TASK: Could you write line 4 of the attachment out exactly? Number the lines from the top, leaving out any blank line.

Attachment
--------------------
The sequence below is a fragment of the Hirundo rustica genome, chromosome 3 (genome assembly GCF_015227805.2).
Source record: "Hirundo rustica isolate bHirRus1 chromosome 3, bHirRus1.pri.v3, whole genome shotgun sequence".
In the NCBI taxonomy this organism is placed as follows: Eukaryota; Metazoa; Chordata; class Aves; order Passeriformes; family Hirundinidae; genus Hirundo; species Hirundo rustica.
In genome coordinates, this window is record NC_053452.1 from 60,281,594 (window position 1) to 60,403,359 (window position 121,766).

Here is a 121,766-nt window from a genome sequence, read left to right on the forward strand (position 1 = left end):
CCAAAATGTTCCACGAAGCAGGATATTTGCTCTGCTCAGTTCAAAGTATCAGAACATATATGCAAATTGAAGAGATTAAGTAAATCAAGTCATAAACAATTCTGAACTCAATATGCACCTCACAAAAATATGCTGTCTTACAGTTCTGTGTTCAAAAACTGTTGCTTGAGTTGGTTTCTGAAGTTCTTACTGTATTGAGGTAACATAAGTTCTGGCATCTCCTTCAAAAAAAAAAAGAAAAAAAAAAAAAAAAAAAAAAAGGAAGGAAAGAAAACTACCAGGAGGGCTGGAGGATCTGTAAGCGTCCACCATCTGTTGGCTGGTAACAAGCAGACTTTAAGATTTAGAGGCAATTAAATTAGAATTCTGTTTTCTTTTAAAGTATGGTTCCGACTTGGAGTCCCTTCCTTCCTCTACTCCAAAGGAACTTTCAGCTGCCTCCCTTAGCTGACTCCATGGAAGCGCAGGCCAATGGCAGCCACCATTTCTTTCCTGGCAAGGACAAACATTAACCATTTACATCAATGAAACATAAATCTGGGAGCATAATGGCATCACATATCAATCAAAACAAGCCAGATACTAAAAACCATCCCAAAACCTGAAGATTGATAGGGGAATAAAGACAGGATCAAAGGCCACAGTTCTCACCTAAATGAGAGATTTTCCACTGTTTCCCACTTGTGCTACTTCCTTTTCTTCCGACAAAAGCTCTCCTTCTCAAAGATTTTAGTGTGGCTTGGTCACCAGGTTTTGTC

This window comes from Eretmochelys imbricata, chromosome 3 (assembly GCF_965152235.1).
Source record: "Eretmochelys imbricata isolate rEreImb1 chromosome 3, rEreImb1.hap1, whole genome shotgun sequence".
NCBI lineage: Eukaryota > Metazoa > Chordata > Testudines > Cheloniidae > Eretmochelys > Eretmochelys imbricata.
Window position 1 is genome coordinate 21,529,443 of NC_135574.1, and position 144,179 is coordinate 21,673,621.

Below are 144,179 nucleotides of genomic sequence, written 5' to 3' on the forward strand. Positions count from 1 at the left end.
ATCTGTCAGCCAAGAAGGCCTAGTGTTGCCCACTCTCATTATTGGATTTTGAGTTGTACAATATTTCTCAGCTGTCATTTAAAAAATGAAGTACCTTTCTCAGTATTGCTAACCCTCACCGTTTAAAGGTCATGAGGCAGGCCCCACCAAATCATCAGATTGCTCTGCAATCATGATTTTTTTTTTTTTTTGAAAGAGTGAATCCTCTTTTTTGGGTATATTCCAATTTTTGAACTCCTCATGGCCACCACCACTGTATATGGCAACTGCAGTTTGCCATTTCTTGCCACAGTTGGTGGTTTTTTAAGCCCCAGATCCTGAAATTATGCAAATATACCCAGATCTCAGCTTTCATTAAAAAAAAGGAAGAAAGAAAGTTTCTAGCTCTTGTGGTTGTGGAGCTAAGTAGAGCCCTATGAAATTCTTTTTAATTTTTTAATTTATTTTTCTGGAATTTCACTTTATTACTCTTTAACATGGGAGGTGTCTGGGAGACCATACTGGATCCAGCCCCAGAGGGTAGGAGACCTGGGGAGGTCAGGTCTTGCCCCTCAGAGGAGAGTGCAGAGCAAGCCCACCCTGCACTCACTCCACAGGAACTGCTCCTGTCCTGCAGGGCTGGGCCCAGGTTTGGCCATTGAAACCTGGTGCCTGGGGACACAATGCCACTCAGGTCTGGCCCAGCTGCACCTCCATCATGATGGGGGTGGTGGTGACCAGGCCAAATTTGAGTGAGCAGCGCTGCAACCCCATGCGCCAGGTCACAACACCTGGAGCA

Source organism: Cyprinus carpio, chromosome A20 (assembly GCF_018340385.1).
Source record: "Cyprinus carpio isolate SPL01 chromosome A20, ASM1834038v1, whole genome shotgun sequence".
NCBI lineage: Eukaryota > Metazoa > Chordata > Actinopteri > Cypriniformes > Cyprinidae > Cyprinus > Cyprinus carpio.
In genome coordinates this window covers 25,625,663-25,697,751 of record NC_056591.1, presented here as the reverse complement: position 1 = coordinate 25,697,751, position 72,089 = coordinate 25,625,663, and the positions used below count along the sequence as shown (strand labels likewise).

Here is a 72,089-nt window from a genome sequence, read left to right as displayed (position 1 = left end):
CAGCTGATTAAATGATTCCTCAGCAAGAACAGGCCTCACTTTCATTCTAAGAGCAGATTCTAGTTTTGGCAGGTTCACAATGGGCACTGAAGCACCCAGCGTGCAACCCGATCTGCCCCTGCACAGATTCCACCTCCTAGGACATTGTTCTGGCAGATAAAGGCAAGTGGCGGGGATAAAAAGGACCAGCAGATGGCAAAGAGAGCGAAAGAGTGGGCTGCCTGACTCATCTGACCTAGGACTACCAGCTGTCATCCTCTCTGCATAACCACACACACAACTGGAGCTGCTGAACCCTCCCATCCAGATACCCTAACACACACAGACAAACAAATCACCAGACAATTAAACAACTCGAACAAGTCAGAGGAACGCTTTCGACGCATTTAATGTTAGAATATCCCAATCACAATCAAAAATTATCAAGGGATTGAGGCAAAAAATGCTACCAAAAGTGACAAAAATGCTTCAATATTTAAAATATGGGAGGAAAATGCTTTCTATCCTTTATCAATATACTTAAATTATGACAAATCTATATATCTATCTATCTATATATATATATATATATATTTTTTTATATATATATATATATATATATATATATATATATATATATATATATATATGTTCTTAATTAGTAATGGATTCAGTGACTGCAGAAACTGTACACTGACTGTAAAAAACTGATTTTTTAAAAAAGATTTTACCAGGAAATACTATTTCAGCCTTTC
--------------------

In genome coordinates, this window is record NC_053452.1 from 60,281,594 (window position 1) to 60,403,359 (window position 121,766).